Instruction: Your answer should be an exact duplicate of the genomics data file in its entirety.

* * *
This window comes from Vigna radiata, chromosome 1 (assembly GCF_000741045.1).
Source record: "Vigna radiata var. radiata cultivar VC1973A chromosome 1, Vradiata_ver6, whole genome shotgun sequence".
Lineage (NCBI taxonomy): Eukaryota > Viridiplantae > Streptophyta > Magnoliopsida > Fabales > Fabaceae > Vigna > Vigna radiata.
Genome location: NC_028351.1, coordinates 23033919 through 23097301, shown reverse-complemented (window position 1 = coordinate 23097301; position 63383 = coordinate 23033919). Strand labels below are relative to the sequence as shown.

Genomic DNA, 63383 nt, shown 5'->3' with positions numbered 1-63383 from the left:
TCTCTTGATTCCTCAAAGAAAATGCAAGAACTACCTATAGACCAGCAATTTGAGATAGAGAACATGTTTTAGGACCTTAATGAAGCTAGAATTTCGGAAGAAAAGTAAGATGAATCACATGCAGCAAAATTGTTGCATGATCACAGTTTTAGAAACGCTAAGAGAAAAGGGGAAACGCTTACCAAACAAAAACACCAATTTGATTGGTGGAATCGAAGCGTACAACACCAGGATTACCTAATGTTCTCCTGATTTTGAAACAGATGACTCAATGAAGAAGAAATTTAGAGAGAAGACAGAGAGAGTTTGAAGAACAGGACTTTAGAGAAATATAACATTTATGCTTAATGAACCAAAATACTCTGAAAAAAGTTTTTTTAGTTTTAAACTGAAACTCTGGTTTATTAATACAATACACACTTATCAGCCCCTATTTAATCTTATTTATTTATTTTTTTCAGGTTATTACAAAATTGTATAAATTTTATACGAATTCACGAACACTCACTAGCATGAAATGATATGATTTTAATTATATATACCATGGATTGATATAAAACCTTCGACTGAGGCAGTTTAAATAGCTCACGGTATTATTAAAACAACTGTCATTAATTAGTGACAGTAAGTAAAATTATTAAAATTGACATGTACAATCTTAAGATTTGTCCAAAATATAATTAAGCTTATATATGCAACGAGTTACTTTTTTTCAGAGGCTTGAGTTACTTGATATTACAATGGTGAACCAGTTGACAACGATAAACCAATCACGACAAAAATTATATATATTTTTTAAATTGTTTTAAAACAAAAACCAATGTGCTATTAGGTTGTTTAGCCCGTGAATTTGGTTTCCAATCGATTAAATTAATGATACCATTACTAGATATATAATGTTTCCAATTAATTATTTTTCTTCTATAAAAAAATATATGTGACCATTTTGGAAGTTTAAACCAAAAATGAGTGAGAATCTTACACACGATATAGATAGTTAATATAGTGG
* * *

This window comes from Vigna radiata, chromosome 1 (assembly GCF_000741045.1).
Source record: "Vigna radiata var. radiata cultivar VC1973A chromosome 1, Vradiata_ver6, whole genome shotgun sequence".
Lineage (NCBI taxonomy): Eukaryota > Viridiplantae > Streptophyta > Magnoliopsida > Fabales > Fabaceae > Vigna > Vigna radiata.
Genome location: NC_028351.1, coordinates 23033919 through 23097301, shown reverse-complemented (window position 1 = coordinate 23097301; position 63383 = coordinate 23033919). Strand labels below are relative to the sequence as shown.

Genomic DNA, 63383 nt, shown 5'->3' with positions numbered 1-63383 from the left:
TCTCTTGATTCCTCAAAGAAAATGCAAGAACTACCTATAGACCAGCAATTTGAGATAGAGAACATGTTTTAGGACCTTAATGAAGCTAGAATTTCGGAAGAAAAGTAAGATGAATCACATGCAGCAAAATTGTTGCATGATCACAGTTTTAGAAACGCTAAGAGAAAAGGGGAAACGCTTACCAAACAAAAACACCAATTTGATTGGTGGAATCGAAGCGTACAACACCAGGATTACCTAATGTTCTCCTGATTTTGAAACAGATGACTCAATGAAGAAGAAATTTAGAGAGAAGACAGAGAGAGTTTGAAGAACAGGACTTTAGAGAAATATAACATTTATGCTTAATGAACCAAAATACTCTGAAAAAAGTTTTTTTAGTTTTAAACTGAAACTCTGGTTTATTAATACAATACACACTTATCAGCCCCTATTTAATCTTATTTATTTATTTTTTTCAGGTTATTACAAAATTGTATAAATTTTATACGAATTCACGAACACTCACTAGCATGAAATGATATGATTTTAATTATATATACCATGGATTGATATAAAACCTTCGACTGAGGCAGTTTAAATAGCTCACGGTATTATTAAAACAACTGTCATTAATTAGTGACAGTAAGTAAAATTATTAAAATTGACATGTACAATCTTAAGATTTGTCCAAAATATAATTAAGCTTATATATGCAACGAGTTACTTTTTTTCAGAGGCTTGAGTTACTTGATATTACAATGGTGAACCAGTTGACAACGATAAACCAATCACGACAAAAATTATATATATTTTTTAAATTGTTTTAAAACAAAAACCAATGTGCTATTAGGTTGTTTAGCCCGTGAATTTGGTTTCCAATCGATTAAATTAATGATACCATTACTAGATATATAATGTTTCCAATTAATTATTTTTCTTCTATAAAAAAATATATGTGACCATTTTGGAAGTTTAAACCAAAAATGAGTGAGAATCTTACACACGATATAGATAGTTAATATAGTGG